We expel our energy every day trying to function simultaneously in reality and online without one crashing into the other, and we are failing.

Much like the teenagers who can’t stay off Snap literally outsourcing their social media upkeep while away on vacation or the ever scrolling thirty somethings checking to see who went on a fabulous vacation or is getting married or whose life looks totally perfect on Instagram, I feel trapped inside this very enticing, 24/7 bubble. Subjecting oneself to a constant news cycle, the cesspool that is any major news source’s comment threads, and the alarming hot takes from the Twittersphere is anxiety inducing. Yet, like a bad car wreck, I can’t seem to look away.

When I used to drink, I managed to escape my life by posting up on my balcony and sipping away with some cigarettes and spend hours reading mindless Buzzfeed articles or watching silly YouTube clips. Being a news hawk seems like a significant upgrade by comparison, but I’ve come to the conclusion that it is just another form of escapism. Yes, I should know what’s happening in the world, but I am not Jake Tapper and do not need to be on top of every breaking headline that emerges from the ether. Every minute I spend engaging with this topic is a minute I’ve taken away from reading a book that could actually impact my life positively. It’s a minute not spent writing or working on my own personal marketing or blog. If I could exercise right now, it would be stealing time away from that. I don’t even want think about what it would look like once my daughter is here in September. Would I really take myself away from her just to check social media?

Sometimes I wrestle with the idea that perhaps politics is a passion project of mine, but there is a fine line between passion and unhealthy obsession. I didn’t care that much about politics until it became a circus. If things were to magically go back to normal tomorrow, would I still be engrossed by the wonky side of policies or would I find another shiny object to be distracted by? When I’m not spending thirty or forty minute chunks of time scrolling through Twitter or Facebook and I’m actually sitting down to read something insightful and useful for my personal development, it is a much different kind of excitement that I feel. I feel purpose-driven, clear-headed. That isn’t the feeling that compels me to check Twitter each morning. It’s important to note the difference.

Deciding to Unplug

My next step, inevitably, will have to be installing one of these apps to get a grip on my technology and social media consumption. Despite thinking I’m self-aware on this point, I’m almost certain that it’s worse than I think. This will be my next major life overhaul, though one I take on begrudgingly. There are so many avenues available to us now to check out and avoid personal growth and development, ways to remain stagnant and preoccupied, that it’s hard to get it all right. It didn’t end for me when I decided to stop drinking. I’ve found other ways to waste my hours: Netflix, social media, marathon watching CNN for no reason. But I’m at a crossroads where I no longer want to fill my time so mindlessly which, to me, signals that it’s time for another big change. I could continue to fall down social media rabbit holes and carry on with my life as it is, but that “empty” feeling is only going to continue no matter how mindlessly I try to fill it.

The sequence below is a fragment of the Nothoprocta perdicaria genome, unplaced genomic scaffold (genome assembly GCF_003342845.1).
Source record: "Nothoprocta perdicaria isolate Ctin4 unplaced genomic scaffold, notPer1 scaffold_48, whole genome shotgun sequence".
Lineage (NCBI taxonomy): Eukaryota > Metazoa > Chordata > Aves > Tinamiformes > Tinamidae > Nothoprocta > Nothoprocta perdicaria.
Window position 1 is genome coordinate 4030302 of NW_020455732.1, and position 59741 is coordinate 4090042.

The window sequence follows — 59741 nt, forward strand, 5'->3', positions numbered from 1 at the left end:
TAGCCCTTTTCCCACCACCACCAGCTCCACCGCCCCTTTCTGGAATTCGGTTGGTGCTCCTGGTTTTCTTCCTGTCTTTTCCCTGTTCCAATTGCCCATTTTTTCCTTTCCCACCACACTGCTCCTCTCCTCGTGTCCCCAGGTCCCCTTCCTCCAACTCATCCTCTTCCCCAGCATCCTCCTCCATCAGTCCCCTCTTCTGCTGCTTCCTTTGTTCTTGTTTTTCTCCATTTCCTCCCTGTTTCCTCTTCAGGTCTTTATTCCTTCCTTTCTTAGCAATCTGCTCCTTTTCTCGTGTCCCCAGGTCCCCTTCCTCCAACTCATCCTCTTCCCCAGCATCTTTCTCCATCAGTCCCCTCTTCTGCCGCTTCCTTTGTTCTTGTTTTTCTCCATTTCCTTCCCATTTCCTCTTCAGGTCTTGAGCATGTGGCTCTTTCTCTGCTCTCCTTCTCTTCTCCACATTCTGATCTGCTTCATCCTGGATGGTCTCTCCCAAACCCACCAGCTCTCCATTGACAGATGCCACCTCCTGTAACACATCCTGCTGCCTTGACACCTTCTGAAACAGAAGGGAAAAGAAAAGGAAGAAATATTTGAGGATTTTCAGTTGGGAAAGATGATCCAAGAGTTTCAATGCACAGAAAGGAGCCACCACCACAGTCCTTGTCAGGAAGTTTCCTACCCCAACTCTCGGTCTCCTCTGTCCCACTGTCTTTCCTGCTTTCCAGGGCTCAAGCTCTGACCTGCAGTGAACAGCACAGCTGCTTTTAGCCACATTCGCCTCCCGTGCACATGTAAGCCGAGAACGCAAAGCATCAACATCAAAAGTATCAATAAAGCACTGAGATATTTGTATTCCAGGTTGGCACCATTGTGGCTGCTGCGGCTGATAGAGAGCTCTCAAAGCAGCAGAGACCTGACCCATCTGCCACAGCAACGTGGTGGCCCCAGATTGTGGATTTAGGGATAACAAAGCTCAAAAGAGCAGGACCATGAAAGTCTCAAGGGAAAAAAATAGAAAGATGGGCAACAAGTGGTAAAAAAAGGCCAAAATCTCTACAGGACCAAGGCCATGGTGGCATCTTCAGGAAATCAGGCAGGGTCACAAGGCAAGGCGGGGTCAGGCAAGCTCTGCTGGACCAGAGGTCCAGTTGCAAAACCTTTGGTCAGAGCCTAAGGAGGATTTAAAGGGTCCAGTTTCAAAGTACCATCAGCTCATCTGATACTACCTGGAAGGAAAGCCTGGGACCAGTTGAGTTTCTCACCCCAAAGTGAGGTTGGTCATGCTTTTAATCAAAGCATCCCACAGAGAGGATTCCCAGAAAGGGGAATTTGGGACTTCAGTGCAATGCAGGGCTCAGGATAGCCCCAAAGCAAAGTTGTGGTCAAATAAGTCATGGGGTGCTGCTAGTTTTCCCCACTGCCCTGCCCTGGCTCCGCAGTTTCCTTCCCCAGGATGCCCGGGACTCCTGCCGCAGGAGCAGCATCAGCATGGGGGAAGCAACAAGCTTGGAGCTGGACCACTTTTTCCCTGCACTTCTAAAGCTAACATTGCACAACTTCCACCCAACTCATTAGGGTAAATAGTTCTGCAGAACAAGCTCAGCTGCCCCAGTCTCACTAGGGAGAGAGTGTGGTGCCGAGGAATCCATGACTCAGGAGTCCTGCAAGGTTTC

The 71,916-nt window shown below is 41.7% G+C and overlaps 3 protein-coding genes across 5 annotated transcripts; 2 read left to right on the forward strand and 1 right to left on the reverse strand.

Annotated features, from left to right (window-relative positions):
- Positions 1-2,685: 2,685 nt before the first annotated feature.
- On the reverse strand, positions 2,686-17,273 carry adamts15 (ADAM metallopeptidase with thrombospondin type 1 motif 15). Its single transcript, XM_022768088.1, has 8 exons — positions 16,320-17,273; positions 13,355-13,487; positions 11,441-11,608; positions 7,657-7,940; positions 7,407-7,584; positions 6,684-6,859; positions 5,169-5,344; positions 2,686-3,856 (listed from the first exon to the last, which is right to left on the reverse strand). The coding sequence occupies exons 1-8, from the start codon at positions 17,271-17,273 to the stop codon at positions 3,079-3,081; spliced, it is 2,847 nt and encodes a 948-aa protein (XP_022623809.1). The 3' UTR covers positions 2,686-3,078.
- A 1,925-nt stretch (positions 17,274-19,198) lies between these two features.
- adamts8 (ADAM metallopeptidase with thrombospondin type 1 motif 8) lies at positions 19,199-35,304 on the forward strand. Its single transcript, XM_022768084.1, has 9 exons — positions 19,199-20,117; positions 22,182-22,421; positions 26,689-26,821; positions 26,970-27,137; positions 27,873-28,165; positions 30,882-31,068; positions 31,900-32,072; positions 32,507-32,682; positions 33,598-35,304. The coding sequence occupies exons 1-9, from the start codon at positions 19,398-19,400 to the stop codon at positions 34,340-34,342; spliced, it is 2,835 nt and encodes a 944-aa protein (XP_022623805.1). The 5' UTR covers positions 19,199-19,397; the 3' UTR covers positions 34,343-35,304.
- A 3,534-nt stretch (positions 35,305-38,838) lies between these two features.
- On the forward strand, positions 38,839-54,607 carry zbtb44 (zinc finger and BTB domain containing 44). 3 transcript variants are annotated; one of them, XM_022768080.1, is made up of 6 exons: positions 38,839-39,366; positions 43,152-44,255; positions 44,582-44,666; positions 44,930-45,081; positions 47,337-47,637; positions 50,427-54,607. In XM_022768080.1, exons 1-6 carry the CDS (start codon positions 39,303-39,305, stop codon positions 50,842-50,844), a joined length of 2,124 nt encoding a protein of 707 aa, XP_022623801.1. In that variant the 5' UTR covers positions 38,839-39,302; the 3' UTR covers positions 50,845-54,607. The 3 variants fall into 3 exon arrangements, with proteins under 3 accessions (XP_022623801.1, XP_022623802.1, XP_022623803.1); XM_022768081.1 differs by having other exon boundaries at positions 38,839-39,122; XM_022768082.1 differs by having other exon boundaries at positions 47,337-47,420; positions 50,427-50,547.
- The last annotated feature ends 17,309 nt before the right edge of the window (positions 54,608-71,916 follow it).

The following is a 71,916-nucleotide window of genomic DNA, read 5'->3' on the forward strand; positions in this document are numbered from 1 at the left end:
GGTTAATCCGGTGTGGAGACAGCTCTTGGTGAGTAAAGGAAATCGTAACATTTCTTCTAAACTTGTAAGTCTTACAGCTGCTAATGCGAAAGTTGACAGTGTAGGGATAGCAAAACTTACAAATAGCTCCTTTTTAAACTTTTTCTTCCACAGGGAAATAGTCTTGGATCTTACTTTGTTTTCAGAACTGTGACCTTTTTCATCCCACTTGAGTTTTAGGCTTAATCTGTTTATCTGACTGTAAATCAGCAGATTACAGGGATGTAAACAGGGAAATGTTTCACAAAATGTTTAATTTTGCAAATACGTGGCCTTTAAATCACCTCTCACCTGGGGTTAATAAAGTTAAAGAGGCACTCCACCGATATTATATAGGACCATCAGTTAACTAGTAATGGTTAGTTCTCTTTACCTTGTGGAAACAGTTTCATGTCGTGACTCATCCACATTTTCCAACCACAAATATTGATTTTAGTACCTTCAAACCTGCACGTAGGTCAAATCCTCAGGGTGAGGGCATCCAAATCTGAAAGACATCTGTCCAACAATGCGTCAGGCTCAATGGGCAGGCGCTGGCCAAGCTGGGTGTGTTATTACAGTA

That’s the big takeaway. If how you fill your hours ultimately is not filling you, it’s time to for a change. It’s time to unplug.

4 thoughts on “My Other Addiction

  1. Paul S

    Love love this post. It hits home for me in some ways. I am not on Snapchat or much else other than Twitter and IG, but I do spend a good amount of time on Twitter (almost too much) and I am very moderate on IG (I use it now and then). But emails and other things take me to my phone too. If you took away the Twitter, then I am not on my phone very much, but I know that it can be a pull. I can get lost in a twister of Youtube videos, countless links to articles from online, and other seemingly “important” things but which are not.

    I too find myself being aware of how much time I sometimes spend on the phone. Some days are better than others. Some days I am conscious of putting it down and focusing on other things (like when I go for a walk with my boys), other days I find myself clutching it. But for the most part, I too am being aware of the times when I feel that I *need* to be on it, you know? And then I think “why?” And that is the important question.

    I have taken Twitter breaks and yeah, the first couple of days are tough, but then I find that I am not as compelled to be on. My FOMO is big, and that drives my need to check to see if I have missed anything. But I know in my mind that I am not. A ton of people I know aren’t on social media, or maybe just FB and even then don’t use it much. And they are fine.

    Anyways, this is a wonderful article. Thank you for sharing.


  2. alicianicole81

    Thanks for sharing, Paul. I definitely recommend the article I linked from The Atlantic. I feel like the majority of people these days are stuck to their technology and it’s a topic I find really fascinating and want to explore further. I can’t imagine being a teenager in the age of social media. I’m grown and catch myself steering clear of IG more and more because I was doing a lot of comparing myself to others and it was making me feel more shitty about my own life. I think I could ramble on about this topic for days actually. 🙂

    The next question is how do we successfully unplug and have a healthier relationship technology? Or can we? It is actually designed to keep us mindlessly coming back.

  3. Untipsyteacher

    Me too!
    I spend way too much time with technology.
    In fact, I already decided I am going to add more volunteer hours, as I love to help other people.